Harbour has ceded a huge head start to leading checkpoint inhibitors such as Keytruda and Opdivo, which are making billions and been around since 2014, but it sees value in owning a PD-L1 antibody for use in combinations.

Its cancer assets, plus an in-licensed anti-FcRn autoimmune drug, are the most advanced internal programs in development at Harbour, but they represent just a slice of its activities. The biotech has used the platforms it gained in the takeover of Harbour Antibodies to kickstart its internal early-stage research activities and land agreements with companies including BeiGene.

 

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The Healthcare Standard

Intuit Adds Health Insurance Benefits to QBO Payroll

Intuit has added medical, dental and vision benefits capabilities to QuickBooks Online Payroll through an integration with SimplyInsured.

SimplyInsured is an online platform that helps small businesses compare and purchase employee medical, dental and vision insurance plans. Users of QuickBooks Online Payroll can now compare plans side by side to find the one that best fits their business and budget. Once a business owner has chosen a plan, he or she can apply through QuickBooks Online Payroll. Employers can also manage relevant business details, including payroll and health insurance benefits, within QuickBooks.

The move is one step closer to making QuickBooks a one-stop shop for small businesses and their accountants. QuickBooks recently conducted a survey of small business owners and HR professionals, and found that 71 percent of small businesses with 1 to 50 employees already offer their employees some kind of health insurance benefits. Two-thirds of the respondents said offering health insurance is very important for attracting employees and 58 percent said it was very important for retaining employees.

For the 29 percent of small businesses who don’t currently offer health benefits, more than one-third (36 percent) said they had no idea how much offering health insurance for employees would cost, and nearly half (45 percent) said they did not know what steps to take to get group health insurance for their employees. The majority (56 percent), however, said they would be more inclined to purchase health insurance if it were linked to another product, like payroll. Given these findings, QuickBooks aims to encourage more business owners to offer health insurance for their employees, as it’s now easier to navigate and manage.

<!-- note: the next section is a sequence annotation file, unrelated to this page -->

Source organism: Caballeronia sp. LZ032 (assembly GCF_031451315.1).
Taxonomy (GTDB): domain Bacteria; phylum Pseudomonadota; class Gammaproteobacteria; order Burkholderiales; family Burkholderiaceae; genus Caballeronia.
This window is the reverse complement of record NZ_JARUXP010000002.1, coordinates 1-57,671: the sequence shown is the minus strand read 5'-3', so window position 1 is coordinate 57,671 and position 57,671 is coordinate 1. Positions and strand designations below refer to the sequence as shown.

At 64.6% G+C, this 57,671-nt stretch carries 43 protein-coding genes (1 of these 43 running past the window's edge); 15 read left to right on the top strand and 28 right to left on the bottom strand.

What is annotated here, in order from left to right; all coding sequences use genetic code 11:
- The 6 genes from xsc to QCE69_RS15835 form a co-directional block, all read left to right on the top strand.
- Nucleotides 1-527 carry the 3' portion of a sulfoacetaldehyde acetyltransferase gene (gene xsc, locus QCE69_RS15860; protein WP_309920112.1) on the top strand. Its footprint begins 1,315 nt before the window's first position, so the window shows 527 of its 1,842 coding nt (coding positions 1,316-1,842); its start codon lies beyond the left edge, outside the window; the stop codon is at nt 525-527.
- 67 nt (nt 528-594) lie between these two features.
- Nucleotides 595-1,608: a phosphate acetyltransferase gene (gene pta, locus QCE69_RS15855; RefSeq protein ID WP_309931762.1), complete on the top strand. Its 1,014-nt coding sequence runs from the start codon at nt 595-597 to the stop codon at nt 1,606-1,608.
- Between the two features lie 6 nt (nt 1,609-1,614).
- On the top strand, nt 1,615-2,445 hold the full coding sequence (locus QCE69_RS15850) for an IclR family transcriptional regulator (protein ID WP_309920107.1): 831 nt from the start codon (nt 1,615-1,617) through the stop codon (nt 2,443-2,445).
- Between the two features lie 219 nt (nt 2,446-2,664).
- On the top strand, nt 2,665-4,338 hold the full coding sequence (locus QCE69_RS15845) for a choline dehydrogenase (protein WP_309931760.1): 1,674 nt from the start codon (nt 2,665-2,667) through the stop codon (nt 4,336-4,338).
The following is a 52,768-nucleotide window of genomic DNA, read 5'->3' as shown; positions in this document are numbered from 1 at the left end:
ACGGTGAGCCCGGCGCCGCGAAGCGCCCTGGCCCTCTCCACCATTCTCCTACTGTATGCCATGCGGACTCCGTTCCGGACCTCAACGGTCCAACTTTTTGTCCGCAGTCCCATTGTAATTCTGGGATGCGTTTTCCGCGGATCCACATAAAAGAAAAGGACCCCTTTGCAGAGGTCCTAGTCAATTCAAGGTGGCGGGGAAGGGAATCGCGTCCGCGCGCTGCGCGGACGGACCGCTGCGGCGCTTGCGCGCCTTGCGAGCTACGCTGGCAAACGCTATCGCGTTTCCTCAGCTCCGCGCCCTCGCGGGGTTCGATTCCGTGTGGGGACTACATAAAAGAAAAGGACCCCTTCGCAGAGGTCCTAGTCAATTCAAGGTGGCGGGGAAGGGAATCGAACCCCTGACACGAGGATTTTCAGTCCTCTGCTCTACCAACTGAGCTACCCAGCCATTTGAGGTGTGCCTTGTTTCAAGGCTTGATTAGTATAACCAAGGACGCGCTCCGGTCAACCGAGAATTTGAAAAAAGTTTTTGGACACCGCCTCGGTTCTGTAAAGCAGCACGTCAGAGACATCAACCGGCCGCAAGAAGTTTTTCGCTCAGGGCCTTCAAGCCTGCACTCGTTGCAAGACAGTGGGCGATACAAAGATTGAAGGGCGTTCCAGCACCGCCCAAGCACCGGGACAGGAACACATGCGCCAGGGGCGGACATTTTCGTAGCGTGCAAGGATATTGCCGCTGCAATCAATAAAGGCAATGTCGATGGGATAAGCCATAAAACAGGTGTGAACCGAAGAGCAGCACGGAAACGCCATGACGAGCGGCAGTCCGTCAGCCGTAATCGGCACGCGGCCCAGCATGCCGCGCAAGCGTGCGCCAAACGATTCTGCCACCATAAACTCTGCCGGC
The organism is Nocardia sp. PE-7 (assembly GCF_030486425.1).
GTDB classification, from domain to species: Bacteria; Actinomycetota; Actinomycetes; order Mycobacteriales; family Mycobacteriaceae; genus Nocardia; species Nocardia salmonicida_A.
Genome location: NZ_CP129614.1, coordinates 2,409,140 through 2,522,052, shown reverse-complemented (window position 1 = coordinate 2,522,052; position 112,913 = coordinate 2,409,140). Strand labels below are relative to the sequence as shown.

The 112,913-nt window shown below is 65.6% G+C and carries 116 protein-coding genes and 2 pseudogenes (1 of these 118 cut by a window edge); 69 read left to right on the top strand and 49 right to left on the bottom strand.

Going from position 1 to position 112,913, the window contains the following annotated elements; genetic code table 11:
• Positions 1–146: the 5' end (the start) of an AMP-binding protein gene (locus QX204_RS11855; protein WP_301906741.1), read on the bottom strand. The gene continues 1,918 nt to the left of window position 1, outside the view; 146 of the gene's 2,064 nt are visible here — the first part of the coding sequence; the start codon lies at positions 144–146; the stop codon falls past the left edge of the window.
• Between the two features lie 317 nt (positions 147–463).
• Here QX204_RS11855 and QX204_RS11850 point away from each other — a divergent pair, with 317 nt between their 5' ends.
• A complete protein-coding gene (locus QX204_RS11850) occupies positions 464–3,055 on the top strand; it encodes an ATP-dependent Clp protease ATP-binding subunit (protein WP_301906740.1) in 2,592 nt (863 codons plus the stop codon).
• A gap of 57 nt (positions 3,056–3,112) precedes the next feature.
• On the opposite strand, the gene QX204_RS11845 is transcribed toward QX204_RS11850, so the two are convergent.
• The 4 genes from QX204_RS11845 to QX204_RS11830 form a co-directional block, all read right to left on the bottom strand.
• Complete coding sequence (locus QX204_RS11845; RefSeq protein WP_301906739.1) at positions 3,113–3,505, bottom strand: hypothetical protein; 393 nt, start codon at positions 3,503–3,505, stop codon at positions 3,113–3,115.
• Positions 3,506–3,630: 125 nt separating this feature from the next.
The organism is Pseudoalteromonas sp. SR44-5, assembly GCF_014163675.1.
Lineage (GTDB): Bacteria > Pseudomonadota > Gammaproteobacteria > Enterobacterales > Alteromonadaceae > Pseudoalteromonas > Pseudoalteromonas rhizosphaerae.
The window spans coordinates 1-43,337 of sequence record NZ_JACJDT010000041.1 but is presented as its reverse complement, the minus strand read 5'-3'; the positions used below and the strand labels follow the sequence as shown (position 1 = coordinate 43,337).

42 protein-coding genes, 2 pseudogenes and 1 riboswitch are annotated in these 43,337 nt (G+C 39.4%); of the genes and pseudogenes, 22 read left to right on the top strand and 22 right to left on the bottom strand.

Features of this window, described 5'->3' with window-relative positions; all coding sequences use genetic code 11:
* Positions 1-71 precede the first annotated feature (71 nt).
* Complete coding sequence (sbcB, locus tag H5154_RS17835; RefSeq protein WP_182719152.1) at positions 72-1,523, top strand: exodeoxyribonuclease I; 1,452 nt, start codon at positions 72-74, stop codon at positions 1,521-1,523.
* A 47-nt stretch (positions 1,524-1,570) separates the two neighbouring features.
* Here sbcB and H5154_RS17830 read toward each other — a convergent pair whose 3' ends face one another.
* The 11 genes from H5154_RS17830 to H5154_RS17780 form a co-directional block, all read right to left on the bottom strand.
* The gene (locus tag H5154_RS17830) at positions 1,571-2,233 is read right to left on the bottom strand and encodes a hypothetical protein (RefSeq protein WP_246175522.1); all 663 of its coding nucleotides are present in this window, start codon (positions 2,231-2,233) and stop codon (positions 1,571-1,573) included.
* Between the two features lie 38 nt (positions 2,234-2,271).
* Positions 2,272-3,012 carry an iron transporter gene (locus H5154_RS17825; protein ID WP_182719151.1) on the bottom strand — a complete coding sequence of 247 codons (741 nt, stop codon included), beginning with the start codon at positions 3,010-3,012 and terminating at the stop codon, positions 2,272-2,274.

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The Healthcare Standard

NWT Government on the Receiving End of a Health Privacy Breach Lawsuit

Law firms are moving to file a lawsuit against the Northwest Territories government, holding the government liable for the various health privacy breaches that have occurred over the last decade.

Three law firms – Cooper Regal, Guardian Law, and James H. Brown & Associates – joined forces after discovering they were pursuing similar claims, and the group plans to file a statement of claim with the Supreme Court of the Northwest Territories this week. According to Steven Cooper, one of the lawyers involved with the movement, the NWT does not have class action legislation, so they plan to use a representative action.

Cooper also told CBC News that the lawsuit could apply to tens of thousands of people and will resemble a class action. The representative action will cover several breaches, including the theft of a laptop which contained the health data of 80% of NWT residents, as well as an incident in which hundreds of confidential health files were found abandoned within a banker’s box at the Fort Simpson dump.

 

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The Healthcare Standard

What Happens If You Don’t Pay a Hospital Bill?

As Americans sink under medical expenses, debt collectors go to great—and sometimes strange—lengths to collect.

On March 8, 2011, Joclyn Krevat, an occupational therapist in New York, was sitting at her computer when she received a most unusual LinkedIn request. The wording was the familiar: “I’d like to add you to my professional network.” The sender was familiar, too, but not for the reason Krevat expected. It was from a debt collector.

Karen Pollack, the head of a debt-collections practice called KP Recovery Solutions, had been trying to collect on some medical bills Krevat had recently incurred for a heart transplant. Krevat’s debts, which were reviewed by The Atlantic, made up plot points in the worst kind of American health-care horror story. In December 2009, Krevat, who was 32 at the time, thought she was coming down with the flu. Instead, she was admitted to the hospital and diagnosed with giant cell myocarditis, a severe inflammatory heart disease that can lead to heart failure. After seven weeks on life support, a heart became available, and she had a heart transplant. For a year afterward, she wasn’t able to return to work.

 

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The Healthcare Standard

Helping Children and Adolescents with Mental Health Difficulties

UNLV Medicine’s Mojave CounselingYouth Clinic offers assistance tosome of Nevada’s youngest patients.

Responses to the questions below reflect input from the entire mental health team at the Mojave Counseling Youth Clinic, which is under the direction of Dr. Alison Netski, chair of the UNLV School of Medicine department of psychiatry and behavioral health.

There are many differences to consider when therapeutically assisting children versus adults. Adults are able to express their needs and feelings verbally and voluntarily participate in their care. Children often struggle with describing their feelings, are fearful about sharing their feelings, fears, and aspirations with new people and struggle to understand their actions and challenging events in their lives.

Adults speak for themselves, while children often communicate with their actions or caregivers need to tell part of the story. That’s why it’s so important to empower children in the therapeutic process. Helping children by definition means helping their caregivers, whether they are biological parents, relatives, foster parents, adoptive parents, or group home workers. Caregivers are educated about mental health, and parenting practices that will be best suited for that child’s condition, age, and temperament are encouraged.  When providing therapy for children, the entire family system is engaged in the change process.  Each member of the family impacts every other member; this in turn impacts the entire family system. When the child, or any other member, makes positive change, the entire structure and functioning of the family is improved.